Germany’s Deutsche Welle reported Thursday that the new draft mandate still needs the approval of the Bundestag, the lower house of parliament.

“The people of Afghanistan and the government are committed to peace, only those who are not committed to peace are fighting, the Taliban want to come to power through explosions and suicide,” said Shah Mahmood Miakhil, defense deputy minister.

However, the Interior Minister said the only way left for the Taliban is peace, otherwise they will be suppressed.

“The only way left for the Taliban is to make peace, otherwise they will be suppressed everywhere in the country,” said Massoud Andarabi, the interior minister.

Although talks between Afghans have resumed over the last three days, no results have been achieved so far.

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No terrorist groups present in Afghanistan: Interior Ministry

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(Last Updated On: September 27, 2022)

There are no terrorist groups present in Afghanistan, a spokesman for the Interior Ministry said on Tuesday.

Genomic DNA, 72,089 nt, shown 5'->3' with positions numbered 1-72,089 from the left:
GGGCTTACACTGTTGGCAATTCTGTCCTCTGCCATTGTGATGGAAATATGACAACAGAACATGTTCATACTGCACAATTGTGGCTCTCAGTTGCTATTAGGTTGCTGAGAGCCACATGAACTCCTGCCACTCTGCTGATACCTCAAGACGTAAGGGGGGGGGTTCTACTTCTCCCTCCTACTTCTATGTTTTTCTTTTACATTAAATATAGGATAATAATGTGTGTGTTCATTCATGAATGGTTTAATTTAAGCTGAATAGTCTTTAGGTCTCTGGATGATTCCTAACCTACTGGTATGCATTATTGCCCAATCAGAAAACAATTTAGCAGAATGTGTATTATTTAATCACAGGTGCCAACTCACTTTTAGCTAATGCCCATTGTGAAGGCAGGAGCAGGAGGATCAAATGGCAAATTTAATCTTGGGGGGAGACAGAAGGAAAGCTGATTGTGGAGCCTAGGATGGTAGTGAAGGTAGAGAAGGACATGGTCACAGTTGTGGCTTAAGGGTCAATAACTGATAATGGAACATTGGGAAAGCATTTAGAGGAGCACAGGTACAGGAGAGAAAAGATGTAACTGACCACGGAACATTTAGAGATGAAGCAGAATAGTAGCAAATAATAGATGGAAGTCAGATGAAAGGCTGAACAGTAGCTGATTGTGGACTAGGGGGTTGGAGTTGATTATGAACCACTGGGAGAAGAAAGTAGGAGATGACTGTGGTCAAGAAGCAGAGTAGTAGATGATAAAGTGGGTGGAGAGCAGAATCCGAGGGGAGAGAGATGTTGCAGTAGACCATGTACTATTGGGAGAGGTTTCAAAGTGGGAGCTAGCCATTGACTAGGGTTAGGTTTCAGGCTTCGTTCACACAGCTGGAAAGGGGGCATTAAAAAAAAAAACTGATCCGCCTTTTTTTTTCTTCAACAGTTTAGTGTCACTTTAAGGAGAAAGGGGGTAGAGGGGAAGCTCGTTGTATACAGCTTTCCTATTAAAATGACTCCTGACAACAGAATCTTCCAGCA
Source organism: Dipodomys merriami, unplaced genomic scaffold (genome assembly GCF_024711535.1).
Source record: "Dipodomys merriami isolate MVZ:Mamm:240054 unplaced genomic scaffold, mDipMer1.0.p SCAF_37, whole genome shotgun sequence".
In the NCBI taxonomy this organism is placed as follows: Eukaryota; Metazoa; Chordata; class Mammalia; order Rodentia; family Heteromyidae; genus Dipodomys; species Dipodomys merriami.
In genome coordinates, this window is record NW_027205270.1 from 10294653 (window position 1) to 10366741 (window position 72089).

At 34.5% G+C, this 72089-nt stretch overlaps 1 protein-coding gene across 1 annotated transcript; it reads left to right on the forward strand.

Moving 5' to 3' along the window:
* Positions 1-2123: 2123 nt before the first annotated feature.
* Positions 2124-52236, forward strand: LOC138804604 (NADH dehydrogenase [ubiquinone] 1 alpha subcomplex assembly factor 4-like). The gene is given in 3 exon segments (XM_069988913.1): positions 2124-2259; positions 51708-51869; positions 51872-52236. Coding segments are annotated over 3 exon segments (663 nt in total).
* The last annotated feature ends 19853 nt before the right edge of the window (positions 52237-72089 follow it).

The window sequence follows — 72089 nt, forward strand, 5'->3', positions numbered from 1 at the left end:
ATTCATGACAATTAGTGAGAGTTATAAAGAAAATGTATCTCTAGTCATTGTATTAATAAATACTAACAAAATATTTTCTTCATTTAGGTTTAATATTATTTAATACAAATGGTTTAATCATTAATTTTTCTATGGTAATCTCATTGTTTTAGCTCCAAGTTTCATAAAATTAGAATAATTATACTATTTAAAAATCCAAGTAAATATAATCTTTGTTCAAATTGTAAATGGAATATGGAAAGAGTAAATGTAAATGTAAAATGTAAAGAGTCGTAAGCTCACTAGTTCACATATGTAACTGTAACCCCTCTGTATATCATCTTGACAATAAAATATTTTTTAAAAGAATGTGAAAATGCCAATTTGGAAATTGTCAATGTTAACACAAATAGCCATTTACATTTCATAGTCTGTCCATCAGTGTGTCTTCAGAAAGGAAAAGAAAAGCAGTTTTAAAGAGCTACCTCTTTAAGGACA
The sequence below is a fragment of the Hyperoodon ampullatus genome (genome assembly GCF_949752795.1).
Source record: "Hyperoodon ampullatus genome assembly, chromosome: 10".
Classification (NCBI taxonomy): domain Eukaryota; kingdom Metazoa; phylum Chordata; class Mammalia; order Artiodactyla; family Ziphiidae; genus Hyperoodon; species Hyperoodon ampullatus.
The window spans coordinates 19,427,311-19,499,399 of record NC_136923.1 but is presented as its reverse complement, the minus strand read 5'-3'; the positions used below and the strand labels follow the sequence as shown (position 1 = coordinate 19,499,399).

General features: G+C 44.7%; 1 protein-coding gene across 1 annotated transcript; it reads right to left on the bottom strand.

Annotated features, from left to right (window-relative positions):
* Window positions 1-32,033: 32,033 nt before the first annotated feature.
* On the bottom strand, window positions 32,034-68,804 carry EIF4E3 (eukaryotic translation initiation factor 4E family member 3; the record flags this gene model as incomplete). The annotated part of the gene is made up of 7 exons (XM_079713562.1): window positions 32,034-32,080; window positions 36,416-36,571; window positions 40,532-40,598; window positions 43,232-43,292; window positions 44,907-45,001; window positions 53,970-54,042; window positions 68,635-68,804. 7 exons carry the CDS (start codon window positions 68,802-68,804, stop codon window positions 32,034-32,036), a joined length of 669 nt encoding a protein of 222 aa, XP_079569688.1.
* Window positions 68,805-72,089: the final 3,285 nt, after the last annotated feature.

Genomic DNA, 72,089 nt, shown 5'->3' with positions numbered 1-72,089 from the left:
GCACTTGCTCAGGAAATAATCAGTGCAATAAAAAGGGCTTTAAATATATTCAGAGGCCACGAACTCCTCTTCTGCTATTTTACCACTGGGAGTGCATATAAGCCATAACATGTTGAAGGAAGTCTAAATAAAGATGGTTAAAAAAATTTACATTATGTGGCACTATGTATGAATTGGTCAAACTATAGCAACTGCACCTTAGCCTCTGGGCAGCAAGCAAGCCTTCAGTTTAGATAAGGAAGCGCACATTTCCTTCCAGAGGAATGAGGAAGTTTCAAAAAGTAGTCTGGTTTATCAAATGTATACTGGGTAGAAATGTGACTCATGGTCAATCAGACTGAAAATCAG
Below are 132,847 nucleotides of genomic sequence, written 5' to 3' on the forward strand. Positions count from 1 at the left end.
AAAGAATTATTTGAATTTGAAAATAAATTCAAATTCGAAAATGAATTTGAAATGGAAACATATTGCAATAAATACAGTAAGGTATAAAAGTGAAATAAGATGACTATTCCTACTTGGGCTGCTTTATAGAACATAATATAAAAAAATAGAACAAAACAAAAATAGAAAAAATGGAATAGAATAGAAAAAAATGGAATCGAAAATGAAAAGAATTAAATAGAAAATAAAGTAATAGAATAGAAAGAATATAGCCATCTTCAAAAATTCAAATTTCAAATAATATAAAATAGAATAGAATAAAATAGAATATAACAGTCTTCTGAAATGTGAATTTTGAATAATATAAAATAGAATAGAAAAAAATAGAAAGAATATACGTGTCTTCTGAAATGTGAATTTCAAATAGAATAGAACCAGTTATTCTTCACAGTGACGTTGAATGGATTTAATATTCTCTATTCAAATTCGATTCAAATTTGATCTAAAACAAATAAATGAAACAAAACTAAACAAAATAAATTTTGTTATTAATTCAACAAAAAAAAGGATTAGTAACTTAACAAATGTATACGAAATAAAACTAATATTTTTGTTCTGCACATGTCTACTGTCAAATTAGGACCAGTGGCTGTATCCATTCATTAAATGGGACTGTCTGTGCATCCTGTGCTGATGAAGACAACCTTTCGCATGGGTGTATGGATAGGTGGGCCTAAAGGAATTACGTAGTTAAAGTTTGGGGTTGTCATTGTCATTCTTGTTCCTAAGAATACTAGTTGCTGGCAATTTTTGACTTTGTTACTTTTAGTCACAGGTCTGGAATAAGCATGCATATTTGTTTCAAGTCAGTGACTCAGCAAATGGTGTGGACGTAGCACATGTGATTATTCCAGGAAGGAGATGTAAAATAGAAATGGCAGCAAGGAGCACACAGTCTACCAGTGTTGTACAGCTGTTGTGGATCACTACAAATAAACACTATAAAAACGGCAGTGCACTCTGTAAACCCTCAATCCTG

Speaking at a press conference Abdul Nafi Takoor said the Islamic Emirate of Afghanistan (IEA) will not “allow them to have presence. We will never allow anyone to pose a threat from Afghanistan to other countries.”

On Monday, a quarterly report on Afghanistan issued by the UN Secretary-General Antonio Guterres noted growing security concerns in Afghanistan, saying foreign terrorist groups continue to have a presence in the country.

“The security situation reveals a worrisome trend in recent months, particularly the series of attacks by ISIL-K, recurring armed opposition clashes with Taliban (IEA) de facto security forces and the continuing presence of foreign terrorist groups in Afghanistan,” the report said.